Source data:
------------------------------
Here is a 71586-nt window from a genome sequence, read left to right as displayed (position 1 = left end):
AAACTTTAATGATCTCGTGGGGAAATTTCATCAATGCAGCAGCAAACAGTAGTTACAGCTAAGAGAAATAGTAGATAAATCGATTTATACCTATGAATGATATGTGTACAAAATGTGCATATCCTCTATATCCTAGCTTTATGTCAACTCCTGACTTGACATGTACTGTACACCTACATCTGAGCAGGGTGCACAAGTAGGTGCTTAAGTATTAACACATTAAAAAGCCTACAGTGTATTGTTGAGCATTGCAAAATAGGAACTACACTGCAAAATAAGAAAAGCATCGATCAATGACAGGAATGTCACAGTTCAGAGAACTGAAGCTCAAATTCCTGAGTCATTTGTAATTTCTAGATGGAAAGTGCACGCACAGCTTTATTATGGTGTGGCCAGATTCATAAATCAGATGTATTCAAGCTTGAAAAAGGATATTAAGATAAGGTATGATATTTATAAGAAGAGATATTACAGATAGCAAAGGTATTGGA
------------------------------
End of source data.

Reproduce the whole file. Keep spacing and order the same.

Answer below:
Here is a 71586-nt window from a genome sequence, read left to right as displayed (position 1 = left end):
AAACTTTAATGATCTCGTGGGGAAATTTCATCAATGCAGCAGCAAACAGTAGTTACAGCTAAGAGAAATAGTAGATAAATCGATTTATACCTATGAATGATATGTGTACAAAATGTGCATATCCTCTATATCCTAGCTTTATGTCAACTCCTGACTTGACATGTACTGTACACCTACATCTGAGCAGGGTGCACAAGTAGGTGCTTAAGTATTAACACATTAAAAAGCCTACAGTGTATTGTTGAGCATTGCAAAATAGGAACTACACTGCAAAATAAGAAAAGCATCGATCAATGACAGGAATGTCACAGTTCAGAGAACTGAAGCTCAAATTCCTGAGTCATTTGTAATTTCTAGATGGAAAGTGCACGCACAGCTTTATTATGGTGTGGCCAGATTCATAAATCAGATGTATTCAAGCTTGAAAAAGGATATTAAGATAAGGTATGATATTTATAAGAAGAGATATTACAGATAGCAAAGGTATTGGA